We’ve got answers to your questions on fire pit safety in Massachusetts! As you might have guessed, the rules and guidelines are pretty straightforward. But that doesn’t mean they’re not important.
According to the National Law Review, fire pits sent more than 5,000 Americans to the emergency room in 2017. The National Fire Protection Association reports that fire pits caused nearly 3,700 grass and brush fires in 2012. Meanwhile, fire pits have become the most requested design feature in custom landscaping. Are you adding one to your backyard? Inviting people over to roast s’mores?
Before you kick off a season of barbecues and outdoor parties, review these fire pit safety tips:
Research State and Local Laws
Unless primarily used for cooking, Massachusetts fire pits are subject to MassDEP (Department of Environmental Protection) open burning regulations. These include rules about fire size, location (distance from dwellings), and operator age; typically someone 18 or older must be tending the fire pit at all times.
Twenty-two towns and cities in Massachusetts prohibit open burning altogether, which may include the use of a fire pit. To be sure your pit use is safe and legal, contact your local fire department for specific guidelines.
Position Your Fire Pit in a Safe Spot
What’s the safest place for a fire pit? On level ground, surrounded by non-combustible materials (stone or gravel), away from shrubs and trees with low-hanging branches. Don’t place your fire pit beneath a covered pergola or awning. You should also try to incorporate heavy, solid seating around your pit. Flimsy lawn chairs that can collapse and blow away are dangerous for obvious reasons.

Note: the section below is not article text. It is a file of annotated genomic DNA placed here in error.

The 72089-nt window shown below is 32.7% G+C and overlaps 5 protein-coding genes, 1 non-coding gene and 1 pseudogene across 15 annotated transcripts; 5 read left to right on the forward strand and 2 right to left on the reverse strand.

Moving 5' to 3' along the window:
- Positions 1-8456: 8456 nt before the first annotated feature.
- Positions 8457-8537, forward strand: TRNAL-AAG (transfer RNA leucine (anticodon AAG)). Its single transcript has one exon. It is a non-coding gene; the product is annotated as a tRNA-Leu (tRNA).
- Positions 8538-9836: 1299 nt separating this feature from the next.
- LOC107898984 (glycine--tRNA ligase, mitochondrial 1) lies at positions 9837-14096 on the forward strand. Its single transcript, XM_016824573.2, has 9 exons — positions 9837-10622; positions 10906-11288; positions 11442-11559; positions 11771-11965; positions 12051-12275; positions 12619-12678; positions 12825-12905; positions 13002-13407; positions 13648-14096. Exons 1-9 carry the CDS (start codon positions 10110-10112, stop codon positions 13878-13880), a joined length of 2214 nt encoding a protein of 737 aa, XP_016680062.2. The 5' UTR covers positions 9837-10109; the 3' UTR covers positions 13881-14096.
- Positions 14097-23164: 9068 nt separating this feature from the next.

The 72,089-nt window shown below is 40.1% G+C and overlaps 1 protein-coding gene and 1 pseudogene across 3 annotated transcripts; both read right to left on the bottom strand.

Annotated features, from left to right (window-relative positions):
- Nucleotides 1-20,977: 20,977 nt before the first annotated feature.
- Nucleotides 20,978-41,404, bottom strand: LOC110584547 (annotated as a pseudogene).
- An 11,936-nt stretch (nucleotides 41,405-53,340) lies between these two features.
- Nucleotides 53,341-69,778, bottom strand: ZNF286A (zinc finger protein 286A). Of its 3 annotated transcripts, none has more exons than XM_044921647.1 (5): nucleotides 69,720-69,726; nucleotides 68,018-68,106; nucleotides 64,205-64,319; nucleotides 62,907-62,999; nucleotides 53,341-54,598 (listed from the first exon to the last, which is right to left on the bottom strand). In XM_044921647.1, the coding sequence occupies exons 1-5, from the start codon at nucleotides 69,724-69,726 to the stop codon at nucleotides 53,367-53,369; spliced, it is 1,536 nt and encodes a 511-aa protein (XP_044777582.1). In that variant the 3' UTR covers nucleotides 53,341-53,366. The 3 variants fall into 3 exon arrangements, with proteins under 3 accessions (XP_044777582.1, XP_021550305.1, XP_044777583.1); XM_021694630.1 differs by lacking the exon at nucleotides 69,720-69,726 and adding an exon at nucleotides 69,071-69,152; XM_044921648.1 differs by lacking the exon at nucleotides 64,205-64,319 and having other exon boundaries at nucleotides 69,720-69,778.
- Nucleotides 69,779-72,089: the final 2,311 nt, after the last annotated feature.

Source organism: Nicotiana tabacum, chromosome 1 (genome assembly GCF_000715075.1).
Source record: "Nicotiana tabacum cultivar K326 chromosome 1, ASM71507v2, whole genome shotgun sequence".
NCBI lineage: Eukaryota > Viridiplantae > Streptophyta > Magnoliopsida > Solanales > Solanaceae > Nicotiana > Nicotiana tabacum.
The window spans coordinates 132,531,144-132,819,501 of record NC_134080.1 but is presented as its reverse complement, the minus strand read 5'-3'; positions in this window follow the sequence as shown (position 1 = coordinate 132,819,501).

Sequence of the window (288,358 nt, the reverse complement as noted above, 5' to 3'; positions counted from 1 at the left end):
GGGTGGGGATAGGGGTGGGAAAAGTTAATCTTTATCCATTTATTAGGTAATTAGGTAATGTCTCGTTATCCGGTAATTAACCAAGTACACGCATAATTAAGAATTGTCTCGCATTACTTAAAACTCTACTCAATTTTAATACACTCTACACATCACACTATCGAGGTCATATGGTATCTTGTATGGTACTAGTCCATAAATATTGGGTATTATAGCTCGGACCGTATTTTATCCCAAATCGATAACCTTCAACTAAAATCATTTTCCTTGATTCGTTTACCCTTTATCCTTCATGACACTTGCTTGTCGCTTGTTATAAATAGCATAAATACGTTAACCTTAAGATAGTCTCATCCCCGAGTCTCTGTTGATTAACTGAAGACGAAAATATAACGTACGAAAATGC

Don’t Start Fires in Windy Weather
It doesn’t take much wind to cause dangerous sparks to fly. Contain burning embers by using a screen above the flames. For added safety, keep a pail of sand and/or a fire blanket nearby.
Only Burn Safe Materials
Safe firewood includes wood that has been seasoned for at least six months and is the appropriate type/length for your pit (i.e. not hanging over the edge). While it might seem convenient to burn stray branches or twigs, fresh wood (or “green” wood) contains a lot of water, which will smoke when ignited. Be aware that certain softwoods (pine, for example) also tend to crackle and pop when burned; stick to oak or hickory. Finally, never use treated lumber (which can release toxic fumes) or accelerents like gasoline/lighter fluid in your fire pit.
Extinguish Your Fires Completely
When the party’s over, douse fires completely, according to the manufacturer’s instructions. Keep in mind that water may crack some ceramic or metal fire pits, and should not be used in those cases.
Following these rules for fire pit safety will help protect your landscaping investment, not to mention your home and loved ones.